Skip to main content

UKSG webinar - The University Library as Publisher

Two members of the OARPS (Open Access and Research Publications Support) team will be contributing to a free online webinar on Wednesday this week. The event, organised by UKSG, will see Jackie Proven and Janet Aucock presenting alongside Angela Laurins (University of Edinburgh) on the topic of journal hosting services.


The topic of the webinar is specifically about the implementation of support for journal hosting services such as Open Journals System (OJS), but will also touch on wider issues such as the role of the library as a publisher. The webinar will also explore topics such as: why set up a locally operated journal, how to set up a journal, and what are the issues concerning the long term longevity of a locally operated journal.

Currently the University of St Andrews hosts 10 locally operated journals using the OJS platform, see the journals here: http://ojs.st-andrews.ac.uk/. The University of Edinburgh also uses the same OJS platform and it too currently supports 10 journals.

The webinar is free and open to anyone who is interested in learning more about this exciting new publishing system. To sign up visit: https://attendee.gotowebinar.com/register/4568128127294580737

The webinar starts at 1400 on Wednesday 29th October.

It will also be recorded so don't worry if you can't spare the time on the day. As long as you register, you will be sent a link to the recording after the event.

Comments

Popular posts from this blog

The Great Science Publishing Scandal

For centuries academic journals have been the custodians of scientific knowledge. But in the past few decades this has become increasingly contentious, as publishers continue to boast high profit margins, and their customers, largely academic libraries, continue to face squeezed budgets. Some libraries have cancelled subscriptions, some countries have been in deadlocked negotiations with publishers for months and even years, and many researchers have resorted to illegal means to access research.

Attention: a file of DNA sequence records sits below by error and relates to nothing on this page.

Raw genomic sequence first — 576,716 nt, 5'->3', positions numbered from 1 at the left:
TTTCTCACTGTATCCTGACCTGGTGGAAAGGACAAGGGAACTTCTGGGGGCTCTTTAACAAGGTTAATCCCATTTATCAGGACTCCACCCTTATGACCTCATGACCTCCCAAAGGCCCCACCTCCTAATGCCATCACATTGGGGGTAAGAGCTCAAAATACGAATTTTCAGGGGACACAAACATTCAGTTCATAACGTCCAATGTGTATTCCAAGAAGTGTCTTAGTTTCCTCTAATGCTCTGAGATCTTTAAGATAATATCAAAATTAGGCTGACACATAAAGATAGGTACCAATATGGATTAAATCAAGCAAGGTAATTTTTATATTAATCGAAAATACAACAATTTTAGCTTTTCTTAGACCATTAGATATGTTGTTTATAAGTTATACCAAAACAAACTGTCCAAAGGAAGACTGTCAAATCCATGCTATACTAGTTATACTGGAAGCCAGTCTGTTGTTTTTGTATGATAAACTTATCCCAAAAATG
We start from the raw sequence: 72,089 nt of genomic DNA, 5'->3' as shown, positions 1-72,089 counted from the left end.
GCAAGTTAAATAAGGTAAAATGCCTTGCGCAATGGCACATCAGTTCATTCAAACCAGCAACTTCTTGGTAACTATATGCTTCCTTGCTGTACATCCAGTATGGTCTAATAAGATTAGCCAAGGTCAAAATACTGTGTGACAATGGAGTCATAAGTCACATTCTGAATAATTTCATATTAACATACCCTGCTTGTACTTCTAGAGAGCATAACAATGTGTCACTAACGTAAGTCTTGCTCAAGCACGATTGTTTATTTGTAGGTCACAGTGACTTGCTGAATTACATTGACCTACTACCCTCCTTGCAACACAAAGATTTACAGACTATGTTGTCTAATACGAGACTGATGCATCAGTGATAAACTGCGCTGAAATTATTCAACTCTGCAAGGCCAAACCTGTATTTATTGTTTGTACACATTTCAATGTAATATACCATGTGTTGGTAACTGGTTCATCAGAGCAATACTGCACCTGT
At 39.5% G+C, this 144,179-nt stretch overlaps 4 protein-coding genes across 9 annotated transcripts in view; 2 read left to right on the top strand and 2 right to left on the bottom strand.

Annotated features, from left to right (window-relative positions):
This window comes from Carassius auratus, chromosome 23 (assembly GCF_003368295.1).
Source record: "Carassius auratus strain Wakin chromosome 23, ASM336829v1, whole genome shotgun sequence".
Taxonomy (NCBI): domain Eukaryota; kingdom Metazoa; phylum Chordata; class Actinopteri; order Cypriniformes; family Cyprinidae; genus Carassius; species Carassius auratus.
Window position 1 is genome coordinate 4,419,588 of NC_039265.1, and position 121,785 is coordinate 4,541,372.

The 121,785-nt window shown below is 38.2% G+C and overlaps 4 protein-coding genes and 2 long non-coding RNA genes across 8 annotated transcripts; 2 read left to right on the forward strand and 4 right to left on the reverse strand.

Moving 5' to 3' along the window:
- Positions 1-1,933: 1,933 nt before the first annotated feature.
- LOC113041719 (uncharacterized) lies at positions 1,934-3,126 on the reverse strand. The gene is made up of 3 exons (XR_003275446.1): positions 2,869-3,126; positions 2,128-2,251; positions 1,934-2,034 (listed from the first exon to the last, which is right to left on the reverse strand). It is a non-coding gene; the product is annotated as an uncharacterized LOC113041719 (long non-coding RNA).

But how did it get this way? And is there anything that can be done? In the BBC Radio 4 programme 'The Great Science Publishing Scandal' Matthew Cobb, Professor of Zoology at the University of Manchester, discusses the history leading up to the current crisis, and looks at the ways in which academia can change to redress the balance of power in academic publishing. One such change advocated by professor Cobb is to break the link between prestige journals and academic promotion, and an…

Open Access books: Tony Crook's new book is published OA

This week is Open Access week, and the theme is set to look at the foundational work that is needed to underpin a transition to a world where research results are free and open by default. Recent moves by the open access publisher Knowledge Unlatched have shone a spot light on the need for better cooperation in achieving an open access default for books. Where KU has gone in the direction of commercial proprietary infrastructure, others such as Open Book Publishers have called for more open and transparent cooperation that isn't tied to proprietary commercially driven software. Open Book Publisher's reaction to Knowledge Unlatched is here.

"Academics need to know that there are benefits too, and that the expense of publishing OA is worth it in the long run"
While the debate about the nature of the infrastructure rumbles on, presently we must keep our minds focussed on the individual examples of open access books. Indeed the appetite for open access books is unlikely…

Screening of Paywall - the business of scholarship

We are planning a screening of Paywall: The Business of Scholarship, on April 25th 2019 in the Byre Theatre, followed by a panel session chaired by Katie Stevenson.
The movie is a documentary which focuses on the need for open access to research and science, and questions the rationale behind the $25.2 billion a year that flows into for-profit academic publishers, a substantial proportion of this from public funding (tax payers). It examines the 35-40% profit margin associated with large academic publishers, such as Elsevier; a profit margin often greater than some of the most profitable tech companies e.g. Apple, Facebook and Google. 

This will be an excellent opportunity for everyone to hear about and debate these issues and what steps we can take as individuals, an organisation and a sector, in response. The panel will also consider developments since the Paywall documentary was made, including Plan S, an initiative for Open Access publishing that was launched in September 2018.